- In which way do interdisciplinary collaborations between design and engineering/scientific disciplines allow the development of new, significant applications for textiles?
- What are the issues related to the scalability of manufacturingand what kind of new ecologies are to be considered?
Chairs: Fiona Curran (Royal College of Art, London), Nithikul Nimkulrat (OCAD University, Toronto), Oscar Tomico (ELISAVA Design and Engineering SchoolBarcelona / TU Eindhoven).
Presentation: Textiles not only feature in the avant-garde of technical research, but also within a multitude of other fields as well. In this track we will host papers which will explore the relationship between textiles and materiality, whether in terms of their relationship to philosophical concepts of materiality and matter (Bensaude-Vincent 2011), as well as phenomenology (Félix-Fromentin 2016), or to material culture (Ingold 2015), or to corporeality, the body and subjecthood. Through critical, theoretical, and methodological studies of textiles, craft, dress, costume, fashion and wearable technologies we intend to map the research which does not necessarily focus on textiles themselves, but which uses textiles as a catalyst for interdisciplinary collaboration and exploration. We would like to investigate the ways in which textiles can open, support, disturb or disrupt different forms of collaborative research, as a form of exchange, retrospection, reflection in which practice and theory are in dialogue. A special focus will be given tothe way in which critical craft and criticalpractices shape new discourses for textile practice, as well as how textiles can contribute to / intersect new materialisms and ecological thinking debates.
Questions to be addressed are, for example:
- How might textile theories contribute to alternative, subversive, revolutionary modes of practice?
- In what way can textile related modes of production testify of the limitation of the ever-present innovation rhetoric?
- How theory can support the interdisciplinary collaboration challenges in the textiles field?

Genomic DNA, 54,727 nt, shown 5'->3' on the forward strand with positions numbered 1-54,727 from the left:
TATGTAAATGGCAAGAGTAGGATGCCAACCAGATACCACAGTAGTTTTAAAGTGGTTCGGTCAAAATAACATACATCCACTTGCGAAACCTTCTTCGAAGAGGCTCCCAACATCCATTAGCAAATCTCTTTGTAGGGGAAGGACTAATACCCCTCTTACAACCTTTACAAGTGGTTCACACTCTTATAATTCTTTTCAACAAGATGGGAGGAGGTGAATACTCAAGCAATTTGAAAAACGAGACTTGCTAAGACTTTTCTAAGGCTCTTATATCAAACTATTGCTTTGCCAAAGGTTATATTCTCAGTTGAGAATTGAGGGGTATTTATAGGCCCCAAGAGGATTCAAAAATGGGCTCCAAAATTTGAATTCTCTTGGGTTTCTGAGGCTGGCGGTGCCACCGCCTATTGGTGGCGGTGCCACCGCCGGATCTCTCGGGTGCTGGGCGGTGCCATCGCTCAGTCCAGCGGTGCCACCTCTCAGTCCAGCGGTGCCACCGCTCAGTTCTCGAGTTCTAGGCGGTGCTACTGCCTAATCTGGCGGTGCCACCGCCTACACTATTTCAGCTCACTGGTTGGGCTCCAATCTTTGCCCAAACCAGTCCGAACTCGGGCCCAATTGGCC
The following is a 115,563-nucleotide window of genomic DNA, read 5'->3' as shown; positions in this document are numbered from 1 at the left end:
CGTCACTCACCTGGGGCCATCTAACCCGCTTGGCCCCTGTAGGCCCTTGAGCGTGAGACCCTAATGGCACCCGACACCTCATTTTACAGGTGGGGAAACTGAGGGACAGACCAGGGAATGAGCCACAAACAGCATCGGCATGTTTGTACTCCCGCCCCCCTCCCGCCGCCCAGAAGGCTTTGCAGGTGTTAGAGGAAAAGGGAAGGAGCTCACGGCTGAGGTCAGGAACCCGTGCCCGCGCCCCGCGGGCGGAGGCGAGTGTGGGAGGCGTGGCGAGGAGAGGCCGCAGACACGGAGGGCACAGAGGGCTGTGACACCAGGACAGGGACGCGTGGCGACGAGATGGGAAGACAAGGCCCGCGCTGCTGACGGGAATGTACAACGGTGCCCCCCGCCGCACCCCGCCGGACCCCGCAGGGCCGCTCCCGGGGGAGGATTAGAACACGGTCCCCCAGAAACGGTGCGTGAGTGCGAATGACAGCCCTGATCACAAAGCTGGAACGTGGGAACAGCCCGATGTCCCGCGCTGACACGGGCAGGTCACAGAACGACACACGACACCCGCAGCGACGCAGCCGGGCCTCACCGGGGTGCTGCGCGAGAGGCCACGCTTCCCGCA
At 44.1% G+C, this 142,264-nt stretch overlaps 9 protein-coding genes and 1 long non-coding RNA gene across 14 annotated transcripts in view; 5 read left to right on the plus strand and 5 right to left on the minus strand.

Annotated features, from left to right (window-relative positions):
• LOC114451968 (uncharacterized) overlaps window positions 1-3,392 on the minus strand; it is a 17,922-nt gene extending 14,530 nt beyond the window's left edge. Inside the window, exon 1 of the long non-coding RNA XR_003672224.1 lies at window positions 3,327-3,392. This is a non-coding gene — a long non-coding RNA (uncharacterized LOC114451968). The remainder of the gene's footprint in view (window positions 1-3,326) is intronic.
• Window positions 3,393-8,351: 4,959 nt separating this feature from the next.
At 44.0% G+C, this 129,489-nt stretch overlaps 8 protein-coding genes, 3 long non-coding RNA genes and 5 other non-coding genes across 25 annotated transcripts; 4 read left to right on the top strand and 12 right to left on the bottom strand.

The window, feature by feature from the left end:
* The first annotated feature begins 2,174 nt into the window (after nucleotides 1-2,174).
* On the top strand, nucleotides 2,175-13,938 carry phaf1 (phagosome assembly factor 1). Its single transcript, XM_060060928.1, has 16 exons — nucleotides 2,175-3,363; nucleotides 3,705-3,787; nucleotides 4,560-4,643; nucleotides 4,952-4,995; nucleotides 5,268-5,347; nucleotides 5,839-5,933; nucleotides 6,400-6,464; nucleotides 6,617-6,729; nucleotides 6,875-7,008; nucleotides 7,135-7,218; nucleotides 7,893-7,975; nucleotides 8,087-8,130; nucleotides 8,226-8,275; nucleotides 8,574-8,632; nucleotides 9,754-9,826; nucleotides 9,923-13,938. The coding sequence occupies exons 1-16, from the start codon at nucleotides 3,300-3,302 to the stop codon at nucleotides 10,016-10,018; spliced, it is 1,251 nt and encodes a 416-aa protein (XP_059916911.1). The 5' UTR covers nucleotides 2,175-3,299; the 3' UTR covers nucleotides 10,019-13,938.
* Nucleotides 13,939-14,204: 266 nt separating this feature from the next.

Semper, Gottfried (2004). Style, Harry Francis Mallgrave and Michael Robinson, Los Angeles: Getty Research Institute.
Albers, Anni (1965). On Weaving. Middletown CT: Wesleyan University Press.
Bensaude-Vincent, Bernadette (2011). “The Concept of Materials in Historical Perspective” in T.M. Zeitschrift für Geschichte der Wissenschaften, Technik und Medizin, Volume 19, Issue 1 (February): 107–123.
Berzowska, Joanna (2005). “Electronic Textiles: Wearable Computers, Reactive Fashion, and Soft Computation”, Textile, Volume 3, Issue 1, pp. 2–19.
Félix-Fromentin, Clotilde (2016), “Des matérialités vives, echo poétique des enveloppes vivantes portées par la Terre“, Le Philotope, 12, MaT(i)erre(s), Clermont-ferrand : Philau, pp. 251-260.
Heinzel, Tincuta (ed.) (2013). Haptosonics, Catalogue of the exhibition, Oslo: Atelier Nord.
Heinzel, Tincuta et. al. (2018). “Parallel Industries” in Kurbak, Ebru (ed.),Stitching Worlds. Exploring Textiles and Electronics, Berlin: Revolver Publishing, 66-69.
Holkar, Chandrakant R. et al. (2016). “A critical review on textile waste water treatments: Possible approaches”, in Journal of Environmental Management, Volume 182, pp. 351-366.
Gowrishankar, Ramya et. al (2017). “A Strategy for Material-Specific e-Textile Interaction Design,” in S. Schneegass and O. Amft (eds.) Smart Textiles Fundamentals, Design, and Interaction, Springer International Publishing, 2017, pp. 233–257.
Ingold, Tim (2015). The Life of Lines, Routledge, London, UK.
Manzini, Ezio (1989). The Material of Invention: Materials and Design, Cambridge, MA: MIT Press.
Palz, Norbert (2012). Emerging Architectural Potentials of Tunable Materiality through Additive Fabrication Technologies, PhD Thesis, Copenhagen: The Royal Danish Academy of Fine Arts Schools of Architecture, Design and Conservation.
Popescu Mariana et. al (2018). “Building in concrete with a knitted stay-in-place formwork: Prototype of a concrete shell bridge”, in Structures,14: 322-332,2018 (June).
Quinn, Bradley (2003). The Fashion of Architecture, Oxford: Berg, 2003.
Townsend, Riika Claire et.al. (2017). The Cross-section of a Multi-disciplinary Project in View of Smart Textile Design Practice, in Journal of Textile Design Research and Practice, 5:2, 175-207.
Zhukovskyi, M., et.al (2014). “Nanowire-functionalized cotton textiles”, in ACS Applied Materials and Interfaces (2014), 6, 4, 2262-2269.
Wigley, Mark (1993).The Architecture of Deconstruction: Derrida’s Haunt. Cambridge, MA: MIT Press.